Before driving a car, you take a test to get your license. Before becoming a doctor, you get your medical degree. It makes sense, then, that when getting ready for marriage you would attend pre-marriage counseling.
Many couples see the benefit of attending counseling before saying “I do.” When choosing a life partner, there are many things you must consider when deciding whether or not you’re ready for marriage. You’ll need to know what goals you share, how you deal with conflict, and what your expectations are.
These are five important points to keep in mind when deciding if your partner is the person you should spend the rest of your life with.
Communication is Everything
If you are ready for marriage, you should know how to communicate with your spouse.
Communication requires honesty. You must be able to talk about potential problems where both partners are willing to listen and resolve conflict in a mature and respectful manner. Communication also helps partners develop a deeper understanding for one another.
What are your Mutual Expectations?
When getting ready for marriage, it’s important to discuss what your expectations are regarding your life together. Many couples in counseling may be surprised at how little they really knew about their partner’s goals and desires.
The first facet of mutual expectations is what you want out of your marriage.
What is interesting about personal expectations is that you often don’t realize you have any until your spouse isn’t meeting them. This makes communication about mutual expectations essential for maintaining a happy marriage.
Knowing what your partner expects from the partnership, and vice-versa, creates unity in the household.
Sex is the next hot topic couples should keep in mind when choosing a life partner.
Any pre-marriage counseling session will remind you that sex is a huge part of any relationship.
Even if you are already in an intimate relationship before getting married, it’s still important to get the low-down on what your partner expects from your sex life before walking down the aisle.
Discuss your mutual expectations for how often you would like to have sex, how your partner feels about PDA, and what you are and are not comfortable within the bedroom.
Do Your Future Plans Align?
If you’re truly ready for marriage, you should know your partner’s thoughts about starting a family. It is a little worse than desiring to be a parent, only to discover your spouse isn’t interested in having children.
Speak at length about family planning. Do you intend to have children one day and if so, when? What is the timeline for having children? Discuss schooling, what sort of parents you want to be, as well as comfortable methods of discipline.
Couples who aren’t looking to start a family anytime soon should be able to communicate openly about how they will prevent a pregnancy from happening. Which partner will be responsible for taking or using some form or birth control? Is there any method of pregnancy prevention the other spouse is not comfortable with?
Other future plans and goals should also be discussed. For example, do you both want to live in the same town, city, or country, even? What are your views on religion? What are your professional goals?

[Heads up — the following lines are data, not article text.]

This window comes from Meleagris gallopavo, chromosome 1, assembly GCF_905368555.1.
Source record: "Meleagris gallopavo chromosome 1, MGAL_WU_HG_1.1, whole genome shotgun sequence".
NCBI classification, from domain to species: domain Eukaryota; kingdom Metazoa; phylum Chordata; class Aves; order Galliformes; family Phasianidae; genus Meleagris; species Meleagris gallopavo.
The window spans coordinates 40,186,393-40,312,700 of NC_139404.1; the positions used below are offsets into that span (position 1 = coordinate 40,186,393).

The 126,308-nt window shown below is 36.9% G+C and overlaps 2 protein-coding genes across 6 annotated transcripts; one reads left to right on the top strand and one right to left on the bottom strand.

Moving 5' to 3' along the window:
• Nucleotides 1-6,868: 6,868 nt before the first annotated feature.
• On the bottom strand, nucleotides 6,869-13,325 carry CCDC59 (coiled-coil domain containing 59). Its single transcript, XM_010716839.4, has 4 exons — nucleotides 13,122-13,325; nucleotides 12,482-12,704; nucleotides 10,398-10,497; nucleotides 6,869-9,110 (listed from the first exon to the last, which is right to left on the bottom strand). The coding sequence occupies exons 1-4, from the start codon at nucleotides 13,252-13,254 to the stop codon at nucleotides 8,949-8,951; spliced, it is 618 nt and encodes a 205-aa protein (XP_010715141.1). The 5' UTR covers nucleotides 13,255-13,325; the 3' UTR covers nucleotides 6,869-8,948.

These are things you should be able to discuss honestly with your partner before marriage.
You may tell your spouse you would love them even if you had no money and had to live in a cardboard box. This is a romantic notion of deep and lasting love. But, is this really the case?
Finances matter and they are a subject that couples should be able to talk about.
Attend any pre-marriage counseling session and you will learn that part of getting ready for marriage means talking about your finances.
Talking about money can be awkward, especially if one partner makes more than the other or if one spouse is bringing personal debt into the marriage.
You and your partner should be able to talk about your financial backgrounds. Discuss how you will spend, budget, and save. It is also important to discuss how money will be separated or shared. For example, will you share a bank account? Who will pay for what in the household? These are important things to discuss before tying the knot.
People Rarely Change
This does not mean that people do not or cannot change. What it means is that people only truly change when they want to. Not because you said so.
If you are ready for marriage, you have likely gotten to know your spouse very well. This ensures that you believe your partner has the positive qualities needed to make a marriage work.
For example, an Australian study on what makes a marriage last found that couples who value trust, make decisions as partners, and view their spouse as their best friend are more likely to stay together forever than couples who do not.
If you are heading into pre-marriage counseling believing that you have found that love of your life and that you can live with your partner’s foibles, you’re good to go.
However, if you are headed into your marriage believing that all you need to do is change X, Y, and Z before you’ll have the perfect spouse – you’re in for a world of aggravation.
Your marital sex life isn’t the answer for all your troubles, but there are certainly studies to back up how important physical intimacy is. Maintaining intimacy in a relationship will improve communication, boost trust, and may ultimately help prevent you from getting a divorce.
Author Bio: The author is a relationship expert with years of experience in training and helping couples. Her mission is to provide inspiration, support and empowerment to everyone on their journey to a great marriage. She is a featured writer for Marriage.com that supports healthy happy marriages.